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Tax-Smart Charitable Giving

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Getting a tax deduction probably isn’t the primary reason you give to charity, but being tax-smart with your giving can maximize your contributions along with your tax benefits. With the changes to the tax law it’s likely that more of us will choose the standard deduction over itemizing – eliminating the ability to take a deduction for charitable contributions. But here are three tax-smart strategies you can still use for charitable giving. First, a giving strategy called “bunching”--where you group two or three years’ worth of your planned charitable donations into one year, boosting your itemized deductions over the standard deductions limit for that year. In the years that you bunch your donations, you can itemize and claim the charitable deduction. Then, in alternate years, you take the standard deduction. The second tax-smart strategy is donating appreciated assets. Selling appreciated stock generates a taxable gain, but donating appreciated stocks directly to charity gives you a tax deduction for the fair market value of those stocks. You can use this strategy to deduct up to 30% of your adjusted gross income. You’ll avoid capital gains on the sale, and just as with a cash donation, a gift of appreciated stocks can also help you exceed the standard deduction limit. However, many charities can’t directly accept gifts of appreciated assets, and that brings up our third tax-smart strategy for giving – using a Donor Advised Fund, or DAF. When you place appreciated assets into your DAF, the fund sells those assets on the open market and grants the proceeds to charities, according to your directions. Whether you donate cash or appreciated assets, with a donor advised fund, you claim the deduction for the full value of your gift in the year you make the donation. You can then direct the DAF to distribute grants from your fund whenever you choose. With both your cash and appreciated assets, a donor advised fund offers flexibility and control for tax-efficient charitable giving. If you would like to learn more about these and other charitable giving strategies, contact a Schwab financial advisor or visit schwab.com/taxstrategies.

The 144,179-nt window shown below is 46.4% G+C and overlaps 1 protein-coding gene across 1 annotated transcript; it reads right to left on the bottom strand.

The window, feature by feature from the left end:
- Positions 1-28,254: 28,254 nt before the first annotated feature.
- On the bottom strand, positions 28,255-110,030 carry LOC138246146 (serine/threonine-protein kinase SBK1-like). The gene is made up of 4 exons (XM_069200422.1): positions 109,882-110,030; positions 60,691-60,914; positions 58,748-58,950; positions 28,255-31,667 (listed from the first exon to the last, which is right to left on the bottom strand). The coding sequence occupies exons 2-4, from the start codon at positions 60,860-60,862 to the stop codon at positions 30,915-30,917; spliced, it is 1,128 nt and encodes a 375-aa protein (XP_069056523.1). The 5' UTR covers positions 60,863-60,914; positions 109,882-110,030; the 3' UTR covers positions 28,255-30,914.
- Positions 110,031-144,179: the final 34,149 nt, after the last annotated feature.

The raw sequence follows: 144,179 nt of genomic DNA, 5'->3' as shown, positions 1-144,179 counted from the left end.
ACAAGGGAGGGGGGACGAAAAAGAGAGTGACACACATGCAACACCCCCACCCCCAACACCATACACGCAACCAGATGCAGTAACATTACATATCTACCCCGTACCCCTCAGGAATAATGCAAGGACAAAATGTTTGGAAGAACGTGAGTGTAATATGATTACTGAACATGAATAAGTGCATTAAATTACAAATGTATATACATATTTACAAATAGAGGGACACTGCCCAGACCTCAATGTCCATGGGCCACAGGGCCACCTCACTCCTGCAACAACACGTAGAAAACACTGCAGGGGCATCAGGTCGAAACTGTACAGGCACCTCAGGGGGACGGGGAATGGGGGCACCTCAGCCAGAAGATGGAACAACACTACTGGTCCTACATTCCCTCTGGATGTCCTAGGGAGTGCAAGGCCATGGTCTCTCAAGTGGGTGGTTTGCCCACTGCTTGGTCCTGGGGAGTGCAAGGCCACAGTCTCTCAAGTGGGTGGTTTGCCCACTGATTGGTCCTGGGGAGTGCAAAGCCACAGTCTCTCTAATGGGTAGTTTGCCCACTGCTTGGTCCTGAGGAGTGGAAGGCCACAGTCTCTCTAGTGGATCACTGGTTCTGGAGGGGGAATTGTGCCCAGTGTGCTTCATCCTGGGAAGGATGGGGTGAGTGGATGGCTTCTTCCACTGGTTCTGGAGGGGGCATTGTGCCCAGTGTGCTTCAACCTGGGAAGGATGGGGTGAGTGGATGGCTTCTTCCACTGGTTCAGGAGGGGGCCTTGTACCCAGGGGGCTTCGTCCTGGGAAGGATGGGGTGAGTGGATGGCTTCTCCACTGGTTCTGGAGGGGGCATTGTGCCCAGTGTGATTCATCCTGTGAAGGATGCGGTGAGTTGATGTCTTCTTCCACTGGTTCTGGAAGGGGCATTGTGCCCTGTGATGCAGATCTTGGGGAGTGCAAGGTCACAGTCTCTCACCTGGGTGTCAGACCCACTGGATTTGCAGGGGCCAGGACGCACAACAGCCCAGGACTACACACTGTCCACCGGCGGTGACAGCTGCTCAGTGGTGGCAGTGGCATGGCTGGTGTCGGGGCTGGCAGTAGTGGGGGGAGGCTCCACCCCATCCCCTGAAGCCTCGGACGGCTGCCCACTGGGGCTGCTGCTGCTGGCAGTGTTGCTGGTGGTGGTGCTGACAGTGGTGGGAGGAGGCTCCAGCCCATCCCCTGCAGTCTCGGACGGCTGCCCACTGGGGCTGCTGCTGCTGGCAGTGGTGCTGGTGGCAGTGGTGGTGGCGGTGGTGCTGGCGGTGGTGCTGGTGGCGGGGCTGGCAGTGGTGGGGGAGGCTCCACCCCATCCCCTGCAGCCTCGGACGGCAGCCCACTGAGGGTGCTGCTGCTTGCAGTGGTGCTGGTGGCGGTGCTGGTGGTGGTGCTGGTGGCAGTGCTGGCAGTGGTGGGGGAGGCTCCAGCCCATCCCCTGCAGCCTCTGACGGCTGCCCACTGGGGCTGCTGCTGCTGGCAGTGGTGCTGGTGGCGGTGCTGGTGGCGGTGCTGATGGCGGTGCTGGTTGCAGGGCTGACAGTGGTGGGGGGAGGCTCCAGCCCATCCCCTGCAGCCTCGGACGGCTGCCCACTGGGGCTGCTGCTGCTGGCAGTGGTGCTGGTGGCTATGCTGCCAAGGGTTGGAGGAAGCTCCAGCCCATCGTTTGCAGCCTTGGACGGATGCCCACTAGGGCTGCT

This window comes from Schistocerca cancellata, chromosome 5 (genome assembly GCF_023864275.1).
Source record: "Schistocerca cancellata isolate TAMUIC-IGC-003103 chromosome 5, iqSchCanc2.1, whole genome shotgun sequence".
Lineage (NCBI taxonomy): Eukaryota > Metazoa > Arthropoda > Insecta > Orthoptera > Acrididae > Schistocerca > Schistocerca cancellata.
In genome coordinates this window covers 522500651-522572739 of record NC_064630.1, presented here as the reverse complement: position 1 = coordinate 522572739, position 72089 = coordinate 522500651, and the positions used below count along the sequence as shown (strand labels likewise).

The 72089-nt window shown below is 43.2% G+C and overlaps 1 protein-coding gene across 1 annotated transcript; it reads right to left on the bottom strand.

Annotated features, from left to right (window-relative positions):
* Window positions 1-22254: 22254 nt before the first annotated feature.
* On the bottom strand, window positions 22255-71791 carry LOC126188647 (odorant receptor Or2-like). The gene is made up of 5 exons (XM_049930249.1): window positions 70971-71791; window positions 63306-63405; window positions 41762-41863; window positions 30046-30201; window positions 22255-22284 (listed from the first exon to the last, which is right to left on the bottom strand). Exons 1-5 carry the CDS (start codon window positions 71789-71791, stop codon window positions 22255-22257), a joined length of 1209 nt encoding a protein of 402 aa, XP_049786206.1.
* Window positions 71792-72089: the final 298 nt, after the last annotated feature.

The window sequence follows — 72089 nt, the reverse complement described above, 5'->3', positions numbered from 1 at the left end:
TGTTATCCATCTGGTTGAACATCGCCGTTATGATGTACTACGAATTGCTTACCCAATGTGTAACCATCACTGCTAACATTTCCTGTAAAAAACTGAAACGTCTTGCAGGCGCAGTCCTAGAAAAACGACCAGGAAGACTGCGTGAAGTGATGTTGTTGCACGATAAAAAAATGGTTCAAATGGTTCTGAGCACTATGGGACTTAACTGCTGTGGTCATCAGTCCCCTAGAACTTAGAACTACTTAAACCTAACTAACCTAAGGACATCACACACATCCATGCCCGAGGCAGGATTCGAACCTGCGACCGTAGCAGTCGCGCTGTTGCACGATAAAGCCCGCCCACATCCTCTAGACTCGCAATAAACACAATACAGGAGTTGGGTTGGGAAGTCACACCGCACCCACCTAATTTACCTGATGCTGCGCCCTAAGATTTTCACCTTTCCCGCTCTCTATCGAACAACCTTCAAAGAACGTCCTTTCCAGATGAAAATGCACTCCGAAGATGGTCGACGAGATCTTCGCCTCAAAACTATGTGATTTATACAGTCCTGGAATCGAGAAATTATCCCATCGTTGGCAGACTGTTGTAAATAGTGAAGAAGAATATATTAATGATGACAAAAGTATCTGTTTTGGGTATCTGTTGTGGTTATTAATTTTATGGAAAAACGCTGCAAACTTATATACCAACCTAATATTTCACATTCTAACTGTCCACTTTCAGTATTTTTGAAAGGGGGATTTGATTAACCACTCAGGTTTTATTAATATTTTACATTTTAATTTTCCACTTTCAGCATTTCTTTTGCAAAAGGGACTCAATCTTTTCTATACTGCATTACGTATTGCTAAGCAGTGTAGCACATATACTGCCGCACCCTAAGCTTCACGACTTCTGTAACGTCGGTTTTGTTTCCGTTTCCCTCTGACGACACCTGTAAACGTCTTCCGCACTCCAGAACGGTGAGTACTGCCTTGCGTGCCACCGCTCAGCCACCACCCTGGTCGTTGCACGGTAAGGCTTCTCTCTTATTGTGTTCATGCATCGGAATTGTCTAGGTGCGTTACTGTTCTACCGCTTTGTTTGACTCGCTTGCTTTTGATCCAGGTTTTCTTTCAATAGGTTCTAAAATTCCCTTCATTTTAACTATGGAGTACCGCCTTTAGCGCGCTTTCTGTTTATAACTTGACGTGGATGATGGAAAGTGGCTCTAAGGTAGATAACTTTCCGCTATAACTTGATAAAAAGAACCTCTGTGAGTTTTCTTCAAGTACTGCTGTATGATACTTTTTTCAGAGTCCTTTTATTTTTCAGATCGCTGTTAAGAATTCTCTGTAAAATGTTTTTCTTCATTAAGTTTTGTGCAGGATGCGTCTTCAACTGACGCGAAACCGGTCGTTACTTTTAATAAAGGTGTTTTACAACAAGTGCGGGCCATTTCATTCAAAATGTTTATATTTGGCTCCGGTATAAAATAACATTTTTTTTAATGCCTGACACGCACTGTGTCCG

With the 2018 tax code changes, people are more likely to take the standard deduction, but if you don’t itemize you can’t deduct charitable donations. Find out about three tax-smart ways to give and still get a deduction on your income taxes.

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Important Disclosures

This information does not constitute and is not intended to be a substitute for specific individualized tax, legal, or investment planning advice. Where specific advice is necessary or appropriate, Schwab recommends consultation with a qualified tax advisor, CPA, financial planner, or investment manager.

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